Dehydrating Camping Foods

Pre-packaged meals can be expensive, and may not meet your dietary needs. Making your own is easier than you think

FOOD: a long distance backpacker’s or camping enthusiast's best friend! It provides nourishment, energy, warmth, and comfort after a long, gruelling day on the trails. Pre-packaged backpacking meals can be purchased, but they are expensive, and may have preservatives, chemicals, additives, and other ingredients that may not meet your dietary preferences. The best solution? Make your own! It’s easier than you think. Here’s how.

  • Food dehydrator
  • Food scale
  • Parchment paper
  • Ziploc bags (large, heavy- duty freezer type with areas to write on the front)
  • Backpacking stove and pot
  • Your favourite recipes, cooked and prepared – sauce based meals like chili, stew, spaghetti, soup, or casseroles work best. The beauty of this is that you can custom design your meals to any specification: vegetarian, vegan, gluten-free, etc. Try vegetarian chili or home-made mac and cheese.

  1. Take a pre-dehydrated weight: using the food scale, weigh a serving for one person of your cooked and prepared meal before you dehydrate it. Be sure to factor out the weight of the bowl or container the meal is sitting in. This will give you a base weight so you can calculate how much water will be needed to re-hydrate your meal on the trail. 

  2. Place your home made meal in the dehydrator: place the meal on the dehydrating tray lined with parchment paper. This will prevent liquid and small pieces from falling through the tray. Spread the meal in a thin and uniform layer to ensure even dehydration. 
  3. Dehydrate overnight or until dry: follow the instructions of your home dehydrator. A fully dehydrated meal should be brittle, and easy to break away from the parchment paper. It should be free of any moisture. If necessary, dehydrate an hour or two more until completely dry. 

  4. Take a dehydrated weight: place the dehydrated meal in a Ziploc bag and using the food scale, weigh the dehydrated meal. The difference in weight between the pre-dehydrated and dehydrated meal is the amount of water you will need to add. With a permanent marker, write on the Ziploc bag, the contents of the bag and the amount of water to be added. 

  5. Rehydrate your meal on the trail: place the dehydrated meal and the required amount of water into a pot and heat on your backpacking stove. Bring to a boil and simmer for a few minutes. Test a spoonful to check if it is fully hydrated.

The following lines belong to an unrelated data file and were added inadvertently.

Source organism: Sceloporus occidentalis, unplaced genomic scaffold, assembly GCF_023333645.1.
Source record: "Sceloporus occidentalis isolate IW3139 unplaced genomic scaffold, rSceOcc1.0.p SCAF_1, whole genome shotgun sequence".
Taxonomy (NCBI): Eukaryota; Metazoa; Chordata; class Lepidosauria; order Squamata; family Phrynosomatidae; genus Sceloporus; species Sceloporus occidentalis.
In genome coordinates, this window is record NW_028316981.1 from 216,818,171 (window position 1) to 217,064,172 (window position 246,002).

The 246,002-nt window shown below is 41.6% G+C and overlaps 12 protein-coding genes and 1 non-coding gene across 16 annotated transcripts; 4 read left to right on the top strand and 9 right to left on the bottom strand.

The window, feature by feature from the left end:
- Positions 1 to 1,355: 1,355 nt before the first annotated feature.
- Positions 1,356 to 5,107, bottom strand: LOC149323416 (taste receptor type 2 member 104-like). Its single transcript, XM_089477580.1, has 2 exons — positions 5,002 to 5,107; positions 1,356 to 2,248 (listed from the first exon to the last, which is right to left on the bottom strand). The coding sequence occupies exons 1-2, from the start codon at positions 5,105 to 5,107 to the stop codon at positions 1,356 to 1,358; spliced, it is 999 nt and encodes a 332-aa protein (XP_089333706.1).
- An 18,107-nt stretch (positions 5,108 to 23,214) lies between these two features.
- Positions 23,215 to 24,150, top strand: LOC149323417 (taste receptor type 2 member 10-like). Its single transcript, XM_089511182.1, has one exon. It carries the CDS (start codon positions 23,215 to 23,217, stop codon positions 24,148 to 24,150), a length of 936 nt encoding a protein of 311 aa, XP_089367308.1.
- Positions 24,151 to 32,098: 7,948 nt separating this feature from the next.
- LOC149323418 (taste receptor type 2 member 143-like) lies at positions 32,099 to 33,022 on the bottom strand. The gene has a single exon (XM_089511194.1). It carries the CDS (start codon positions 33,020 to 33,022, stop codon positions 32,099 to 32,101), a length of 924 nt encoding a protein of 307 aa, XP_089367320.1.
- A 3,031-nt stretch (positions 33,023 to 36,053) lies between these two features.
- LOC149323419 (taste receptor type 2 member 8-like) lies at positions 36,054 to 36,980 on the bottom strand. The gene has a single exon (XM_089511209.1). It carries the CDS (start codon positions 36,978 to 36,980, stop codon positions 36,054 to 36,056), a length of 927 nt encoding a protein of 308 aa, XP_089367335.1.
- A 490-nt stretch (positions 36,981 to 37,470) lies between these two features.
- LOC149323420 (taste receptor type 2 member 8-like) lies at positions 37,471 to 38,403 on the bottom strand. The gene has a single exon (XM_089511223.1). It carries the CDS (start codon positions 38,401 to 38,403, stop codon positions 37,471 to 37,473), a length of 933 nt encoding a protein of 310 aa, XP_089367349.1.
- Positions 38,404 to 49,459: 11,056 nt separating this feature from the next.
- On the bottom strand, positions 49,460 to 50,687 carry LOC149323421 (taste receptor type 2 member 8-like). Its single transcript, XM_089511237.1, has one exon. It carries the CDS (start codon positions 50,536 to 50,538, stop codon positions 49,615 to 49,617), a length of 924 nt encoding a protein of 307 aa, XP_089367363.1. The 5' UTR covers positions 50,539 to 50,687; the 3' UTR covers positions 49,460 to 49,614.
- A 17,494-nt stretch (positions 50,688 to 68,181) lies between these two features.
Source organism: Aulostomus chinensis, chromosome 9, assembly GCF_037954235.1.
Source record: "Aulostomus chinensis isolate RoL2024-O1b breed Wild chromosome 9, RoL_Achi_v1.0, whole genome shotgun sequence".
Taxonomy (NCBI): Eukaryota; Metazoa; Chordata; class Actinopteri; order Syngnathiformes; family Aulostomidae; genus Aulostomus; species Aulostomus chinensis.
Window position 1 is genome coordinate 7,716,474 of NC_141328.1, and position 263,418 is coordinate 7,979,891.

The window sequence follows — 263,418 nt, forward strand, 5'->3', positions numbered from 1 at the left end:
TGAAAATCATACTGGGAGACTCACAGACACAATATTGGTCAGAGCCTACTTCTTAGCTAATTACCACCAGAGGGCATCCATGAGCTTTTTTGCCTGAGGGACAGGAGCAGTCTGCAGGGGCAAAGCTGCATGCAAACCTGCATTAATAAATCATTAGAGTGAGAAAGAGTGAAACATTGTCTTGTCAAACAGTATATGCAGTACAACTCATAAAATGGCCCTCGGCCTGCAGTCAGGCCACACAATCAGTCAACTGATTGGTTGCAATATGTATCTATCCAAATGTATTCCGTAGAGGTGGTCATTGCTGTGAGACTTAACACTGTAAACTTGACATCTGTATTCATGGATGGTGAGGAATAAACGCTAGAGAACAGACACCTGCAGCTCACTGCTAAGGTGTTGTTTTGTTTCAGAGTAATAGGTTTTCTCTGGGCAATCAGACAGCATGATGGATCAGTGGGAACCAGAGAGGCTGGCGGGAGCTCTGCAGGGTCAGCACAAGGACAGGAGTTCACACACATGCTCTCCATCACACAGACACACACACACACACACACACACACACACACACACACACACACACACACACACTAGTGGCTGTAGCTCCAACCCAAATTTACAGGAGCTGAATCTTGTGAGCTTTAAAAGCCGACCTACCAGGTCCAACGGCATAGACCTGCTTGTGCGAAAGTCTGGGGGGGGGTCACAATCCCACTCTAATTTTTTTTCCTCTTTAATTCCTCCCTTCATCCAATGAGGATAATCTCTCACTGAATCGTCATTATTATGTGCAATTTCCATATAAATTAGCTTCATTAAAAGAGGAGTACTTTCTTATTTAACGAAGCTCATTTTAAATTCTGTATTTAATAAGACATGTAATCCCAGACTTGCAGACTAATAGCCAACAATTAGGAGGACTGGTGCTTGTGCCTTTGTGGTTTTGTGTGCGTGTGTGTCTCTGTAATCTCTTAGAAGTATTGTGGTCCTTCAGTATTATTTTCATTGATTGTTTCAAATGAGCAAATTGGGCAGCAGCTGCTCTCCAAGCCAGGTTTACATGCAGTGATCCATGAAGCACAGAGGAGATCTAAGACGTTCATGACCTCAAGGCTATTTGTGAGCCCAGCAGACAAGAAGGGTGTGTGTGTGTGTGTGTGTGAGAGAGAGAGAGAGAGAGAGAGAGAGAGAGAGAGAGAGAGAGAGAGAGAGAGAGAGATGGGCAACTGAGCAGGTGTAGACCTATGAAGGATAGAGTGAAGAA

6. Enjoy!
Tips and Tricks:
  • Be sure to test a few recipes out at home first. You don’t want an epic FAIL on the TRAIL!
  • One fluid ounce of water weighs roughly 1.043 dry ounces. For most recipes, it is sufficient to use a 1:1 ratio.
  • Add an ounce or two of extra water if you would like to simmer the meal for an extra few minutes.
  • Store dehydrated meals in the freezer until you are ready to use them.
  • You can pre-soak your meal to save fuel and reduce cooking time.
  • Instead of Ziploc bags, use the foil packages from previously purchased meals that have been brought home and thoroughly washed.
  • Dehydrate your leftover weekday meals and tuck them away in your freezer for your weekend adventures.


Race Reviews

Race reports from running races, triathlons, duathlons, adventure races, obstacles runs, bike races and more!


Heel Striking For Runners - How Bad Is It?

It has been reported that up to 95% of all runners instinctively strike the ground with their heel first. Meanwhile, running experts and shoe companies have been pushing hard for change for quite some time, proposing with vigour that mid-foot and even fore-foot striking is the better way to go. Their

argument goes that by landing further forward on the foot, it decreases landing loads on muscles, joints and tendons, and in the process makes you a more efficient and faster runner. Some claim that we have become overly reliant on cushioned shoes that brace our impact to the point that we no longer recognise the damage of landing heel first.

Despite these assertions, there exists no hard proof that mid-foot/fore-foot striking reduces injuries. What is true is that some people, often high-level runners, naturally land on the mid-foot (they tend to be “biomechanically perfect, with wide forefeet, neutral arches, and flexible calves”) but the larger issue is the conversion of natural heel-strikers to try to alter their landing pattern. Anecdotal evidence suggests that inexperienced runners attempting to make this change often develop injuries such as Achilles Tendinitis and Plantar Fasciitis and, in some cases, even metatarsal stress fractures.

In fact, studies have shown that recreational runners are more efficient striking heel first. The results of one study confirmed that walking with a heel-first strike pattern “reduced the metabolic cost of walking by 53%.” This, in large part, demonstrates why slower runners usually make initial contact with their heels.

As well, most recreational runners clearly stated during research that heel-striking is more comfortable than mid/fore-foot striking and video evidence showed that the transition to minimalist footwear by this group of runners did not significantly alter their strike patterns.

The fallout is that contrary to what many ‘experts’ suggest, heel striking is safe and, for many, a more efficient way to run. 95% of runners can’t possibly all be wrong.